Visceral fat builds up inside the abdominal cavity, amassing around internal organs and, eventually, causing health complications. But sleeping a certain number of hours could reduce visceral fat gain. Studies reveal that a lack of shuteye may increase your risk of visceral fat gain.
A six-year study, involving 293 people, found that increasing sleep from six hours or less up to eight hours reduced visceral fat gain by approximately 26 percent – there’s never been a better reason to get back into bed. Who’d have thought that snoozing could be so beneficial?
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In fact, BUPA – an international healthcare provider – recognises the health benefits associated with a good night’s rest.
BUPA states: “Not getting enough sleep can make it more difficult to control your appetite and might cause you to gain weight.”
This is because, if you’re not fully rested, your body will crave more energy (food) because it’s been awake for longer.
BUPA adds: “Some research has even suggested that being sleep-deprived changes the level of hormones that signal hunger and fullness in your body.
“This can make you more likely to choose unhealthy foods (like those high in sugar), and to overeat, particularly later in the day.”
There’s no denying that eating too much junk is going to have an adverse effect on your waistline.
And Harvard Medical School point out that measuring your waist circumference can indicate levels of visceral fat inside your body.
For men, a waist circumference over 40 inches is considered high risk. To explain, high risk involves having too much visceral fat which will lead to health problems.
For women, a waist circumference of 35 inches and over is also high risk.
To measure your waist circumference properly, stand with your feet together, relax and exhale.
Then use a cloth measuring tape to measure your waist circumference in line with your navel.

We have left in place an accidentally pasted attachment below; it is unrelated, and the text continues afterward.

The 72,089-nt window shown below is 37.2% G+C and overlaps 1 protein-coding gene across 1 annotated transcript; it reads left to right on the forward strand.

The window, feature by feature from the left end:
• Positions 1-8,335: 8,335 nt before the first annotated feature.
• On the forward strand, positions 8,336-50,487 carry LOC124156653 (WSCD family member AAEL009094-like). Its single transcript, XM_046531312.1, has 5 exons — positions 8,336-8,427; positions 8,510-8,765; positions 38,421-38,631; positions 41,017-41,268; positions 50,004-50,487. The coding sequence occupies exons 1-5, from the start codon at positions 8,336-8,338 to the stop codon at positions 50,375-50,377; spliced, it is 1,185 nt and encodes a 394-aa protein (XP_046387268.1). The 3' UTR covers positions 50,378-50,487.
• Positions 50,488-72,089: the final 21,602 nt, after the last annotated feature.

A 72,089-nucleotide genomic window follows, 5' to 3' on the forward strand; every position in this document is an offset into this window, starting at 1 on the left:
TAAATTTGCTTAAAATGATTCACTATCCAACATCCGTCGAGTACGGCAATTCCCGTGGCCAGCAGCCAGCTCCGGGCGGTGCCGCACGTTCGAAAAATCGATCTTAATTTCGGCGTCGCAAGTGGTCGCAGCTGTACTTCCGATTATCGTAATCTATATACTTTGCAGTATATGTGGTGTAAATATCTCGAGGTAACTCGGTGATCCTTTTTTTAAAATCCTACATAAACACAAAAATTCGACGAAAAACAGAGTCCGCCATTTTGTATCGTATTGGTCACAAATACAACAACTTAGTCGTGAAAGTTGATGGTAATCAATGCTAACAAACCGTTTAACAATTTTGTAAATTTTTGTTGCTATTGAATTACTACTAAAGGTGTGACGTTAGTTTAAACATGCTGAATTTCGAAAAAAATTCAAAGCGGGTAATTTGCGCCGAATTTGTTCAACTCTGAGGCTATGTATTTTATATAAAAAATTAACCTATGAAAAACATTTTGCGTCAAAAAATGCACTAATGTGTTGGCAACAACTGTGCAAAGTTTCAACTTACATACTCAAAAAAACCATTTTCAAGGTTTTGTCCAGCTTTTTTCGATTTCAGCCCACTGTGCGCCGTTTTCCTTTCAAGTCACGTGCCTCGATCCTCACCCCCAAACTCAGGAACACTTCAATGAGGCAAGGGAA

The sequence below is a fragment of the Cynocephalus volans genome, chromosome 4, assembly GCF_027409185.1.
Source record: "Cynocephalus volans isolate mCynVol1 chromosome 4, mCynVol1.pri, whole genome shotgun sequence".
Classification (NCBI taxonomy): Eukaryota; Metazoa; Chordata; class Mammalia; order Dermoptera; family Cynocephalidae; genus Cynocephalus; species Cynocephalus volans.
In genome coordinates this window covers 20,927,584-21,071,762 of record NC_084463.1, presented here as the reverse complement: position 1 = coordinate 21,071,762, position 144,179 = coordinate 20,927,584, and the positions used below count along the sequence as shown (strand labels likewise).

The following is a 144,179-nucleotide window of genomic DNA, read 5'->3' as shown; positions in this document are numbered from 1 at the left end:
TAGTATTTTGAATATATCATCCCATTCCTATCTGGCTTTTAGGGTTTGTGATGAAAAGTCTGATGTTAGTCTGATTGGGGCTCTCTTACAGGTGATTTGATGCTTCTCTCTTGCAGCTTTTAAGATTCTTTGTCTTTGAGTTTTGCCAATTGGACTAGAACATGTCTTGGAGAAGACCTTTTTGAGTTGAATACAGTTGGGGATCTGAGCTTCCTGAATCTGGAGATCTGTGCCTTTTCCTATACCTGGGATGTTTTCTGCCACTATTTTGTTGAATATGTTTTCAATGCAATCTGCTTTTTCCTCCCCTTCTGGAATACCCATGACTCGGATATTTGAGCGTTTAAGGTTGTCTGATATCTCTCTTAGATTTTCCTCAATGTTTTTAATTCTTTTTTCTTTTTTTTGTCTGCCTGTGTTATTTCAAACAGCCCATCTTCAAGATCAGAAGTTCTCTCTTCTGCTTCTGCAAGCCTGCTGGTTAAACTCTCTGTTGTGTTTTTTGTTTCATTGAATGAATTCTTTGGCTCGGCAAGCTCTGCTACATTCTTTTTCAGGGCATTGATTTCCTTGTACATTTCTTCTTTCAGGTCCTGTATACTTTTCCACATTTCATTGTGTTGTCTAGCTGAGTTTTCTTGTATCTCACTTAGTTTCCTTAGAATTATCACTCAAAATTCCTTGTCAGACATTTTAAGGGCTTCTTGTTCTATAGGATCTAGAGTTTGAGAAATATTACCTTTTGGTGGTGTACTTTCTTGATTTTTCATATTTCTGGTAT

Be sure to keep the tape parallel to the ground and record the measurement.
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Stress has been scientifically linked to an increase in visceral fat – the harmful belly fat.
One study concluded that those who are stressed are likely to have “excess abdominal fat, and have higher levels of the stress hormone cortisol”.
BUPA understands how the stress hormone cortisol could have a negative impact on sleeping patterns, because cortisol can keep you awake.
However, it also notes how a good night’s sleep can relax the systems in your body responsible for the stress response, thereby having the opposite effect.
In essence, having a restful sleep of seven to eight hours per night is a good way to reduce feelings of stress and can help to reduce visceral fat levels.
Other proven strategies to remove visceral fat include increasing the amount and intensity of exercise performed on a regular basis.
Livestrong report a weight loss of five to 10 percent go your total body weight can help reduce visceral fat stores.
Eating a healthy, nutritious diet – full of vegetables and fruits – can help remove visceral fat.
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